Industry is already making use of specialized “cluster” tests that target specific TDR subsets of a scan chain, without possibly realizing it.  Test applications used for testing the memory interconnections and programming devices leverage the concept of targeting a specific subset of the entire chain topology without ever employing the use of IEEE 1149.1-2013 and IEEE 1687-2014.  These applications apply a specific algorithm to a targeted TDR subset of a scan chain by applying an ordered set of vector patterns through that TDR to perform the intended operation.  All these applications allow for a predefined vector set to be created that may be applied to any circuit matching this same topology.  Thus, they are still considered preprocessed tests.

Cluster Topology
Figure 3 Cluster Topology


In the interactive configuration domain, a chain segment is altered or monitored in real time to change the behavior of the system over time.  This can be implemented with predefined scripts or through interactive tools from a Graphical User Interface (GUI).  Traditionally, tools for this domain rely on a preconfigured topology and retarget the specific vector aimed for a targeted TDR as part of the overall global vector of the topology.  This is done by padding the surrounding bits with safe values or values used to condition the circuit under test.  Descriptions provided by IEEE 1149.1-2013 and IEEE 1687-2014 provide a standardized way to describe the topology surrounding a TDR within a device.  But these standards do not provide a topological perspective at the board and system levels.  Proprietary formats are generally provided by tool vendors to configure a particular access mechanism path allowing communications to a targeted TDR.  The tools then provide the necessary padding bits surrounding the TDR in the given topology.  More sophisticated tooling allows for the access to more than one TDR in a given scan or sequenced with topology altering commands that reconfigure a topology to a different TDR orientation.  This provides the coordination of multiple instruments to operate as a single collective.

As mentioned, IEEE 1149.1-2013 and IEEE 1687-2014 both only address the structure and access to instrumentation inside a single device and do not address the access at the board and system level.  Their existence is to provide a means for the instrument designer to specify the behavior of their instrument so it may be used during device testing or board and system level testing when wrapped with additional tooling that manages the access and data transmission outside of the device.  There are some tool vendors who are providing proprietary tooling surrounding these new standards to allow for the control and management of instruments from a board or system level access connection.  But these tools are still in their infancy and limit the complexity of the instrument cluster allowed to be controlled.  Still, like every other advancement in this field, they are validating the concept for managing such embedded instrumentation.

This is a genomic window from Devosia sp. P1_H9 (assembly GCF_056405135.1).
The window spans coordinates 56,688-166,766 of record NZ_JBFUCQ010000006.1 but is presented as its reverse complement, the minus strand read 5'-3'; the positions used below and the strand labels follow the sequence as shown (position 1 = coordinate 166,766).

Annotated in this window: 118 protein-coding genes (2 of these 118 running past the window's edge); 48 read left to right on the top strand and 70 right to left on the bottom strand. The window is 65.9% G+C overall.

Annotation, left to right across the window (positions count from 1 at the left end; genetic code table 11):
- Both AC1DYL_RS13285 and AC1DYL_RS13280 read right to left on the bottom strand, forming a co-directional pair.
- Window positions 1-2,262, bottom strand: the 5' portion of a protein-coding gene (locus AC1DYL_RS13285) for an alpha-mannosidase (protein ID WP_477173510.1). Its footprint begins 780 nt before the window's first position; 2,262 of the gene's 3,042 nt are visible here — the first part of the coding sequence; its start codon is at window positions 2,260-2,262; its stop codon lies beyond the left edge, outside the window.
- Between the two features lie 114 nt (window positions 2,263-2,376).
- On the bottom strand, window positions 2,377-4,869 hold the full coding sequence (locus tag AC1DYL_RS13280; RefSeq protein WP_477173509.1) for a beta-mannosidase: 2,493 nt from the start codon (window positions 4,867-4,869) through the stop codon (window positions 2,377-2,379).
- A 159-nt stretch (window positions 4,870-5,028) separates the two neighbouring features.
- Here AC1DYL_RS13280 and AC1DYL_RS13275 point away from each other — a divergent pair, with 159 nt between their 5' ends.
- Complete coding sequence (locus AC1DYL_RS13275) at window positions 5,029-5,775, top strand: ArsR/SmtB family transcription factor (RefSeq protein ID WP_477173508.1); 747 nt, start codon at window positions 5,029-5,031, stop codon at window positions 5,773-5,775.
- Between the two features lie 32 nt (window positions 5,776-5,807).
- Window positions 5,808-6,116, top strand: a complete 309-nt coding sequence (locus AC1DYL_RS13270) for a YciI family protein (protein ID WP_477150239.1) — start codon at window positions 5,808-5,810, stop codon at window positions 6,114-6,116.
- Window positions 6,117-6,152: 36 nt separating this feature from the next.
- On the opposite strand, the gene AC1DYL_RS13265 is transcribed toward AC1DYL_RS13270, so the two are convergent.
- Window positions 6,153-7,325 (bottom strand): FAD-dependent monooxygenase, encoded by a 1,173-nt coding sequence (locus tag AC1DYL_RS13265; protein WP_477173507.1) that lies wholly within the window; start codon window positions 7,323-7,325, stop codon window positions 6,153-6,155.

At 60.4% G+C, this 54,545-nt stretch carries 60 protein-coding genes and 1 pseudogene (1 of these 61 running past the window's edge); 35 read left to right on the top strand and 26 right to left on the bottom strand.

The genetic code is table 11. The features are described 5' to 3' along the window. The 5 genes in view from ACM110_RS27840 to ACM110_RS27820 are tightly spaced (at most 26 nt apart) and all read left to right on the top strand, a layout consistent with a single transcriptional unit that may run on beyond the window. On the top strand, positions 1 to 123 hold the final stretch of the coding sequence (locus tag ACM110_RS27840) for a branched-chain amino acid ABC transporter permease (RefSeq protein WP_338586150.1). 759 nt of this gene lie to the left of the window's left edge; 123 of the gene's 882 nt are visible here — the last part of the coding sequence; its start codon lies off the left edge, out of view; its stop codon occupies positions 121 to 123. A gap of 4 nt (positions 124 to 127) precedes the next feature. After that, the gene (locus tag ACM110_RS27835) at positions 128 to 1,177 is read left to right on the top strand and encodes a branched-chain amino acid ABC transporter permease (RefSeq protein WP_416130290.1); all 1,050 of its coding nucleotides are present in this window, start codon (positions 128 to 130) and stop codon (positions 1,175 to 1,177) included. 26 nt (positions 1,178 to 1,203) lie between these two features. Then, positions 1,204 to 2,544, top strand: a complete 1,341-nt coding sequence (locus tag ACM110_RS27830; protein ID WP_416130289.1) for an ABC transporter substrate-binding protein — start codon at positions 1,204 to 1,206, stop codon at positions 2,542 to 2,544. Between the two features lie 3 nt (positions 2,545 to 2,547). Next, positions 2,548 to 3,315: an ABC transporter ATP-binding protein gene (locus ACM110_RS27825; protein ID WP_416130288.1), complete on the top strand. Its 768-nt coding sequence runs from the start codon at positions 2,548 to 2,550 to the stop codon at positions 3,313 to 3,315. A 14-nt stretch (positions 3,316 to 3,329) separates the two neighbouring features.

Example IEEE 1687-2014/IEEE 1149.1-2013 Topology
Figure 4 Example IEEE 1687-2014/IEEE 1149.1-2013 Topology

Industry experts have shared numerous examples describing how their application requires the ability to start a Built-In Self Test (BIST) operation while monitoring thermal sensors and voltage monitors to ensure the BIST operation is not misbehaving.  If the application detects a temperature or voltage that is out of margins, the BIST test is immediately halted and the device/board is configured back to a safe state.  It is this dynamic monitoring aspect that differentiates this type of test from the pre-generated tests described earlier.  The flow of exiting the test is able to be altered at any point in time due to parameters that are outside of expected values.  These parameters are in most cases a range of results and not a specific value being tested for.  Therefore, the vector representation does not lend itself to static and fixed values presented by formats such as the Serial Vector Format (SVF).  The Standard Test and Programming Language (STAPL) has some ability to handle dynamic and variable changes of a value, but the code becomes so complex and large to handle all the individual discrete cases of values that it may be impossible to store in the tester’s memory.  What is needed is the ability to test for a target range of values using inequalities instead of explicit value tests.  This is what PDL is trying to provide with IEEE 1149.1-2013 and IEEE 1687-2014 and is one of the benefits of describing the behavior in PDL over something like STAPL.  These are high level programming constructs found in most high level programming languages.  PDL leverages the programming constructs of the Tool Command Language (Tcl) to provide such features.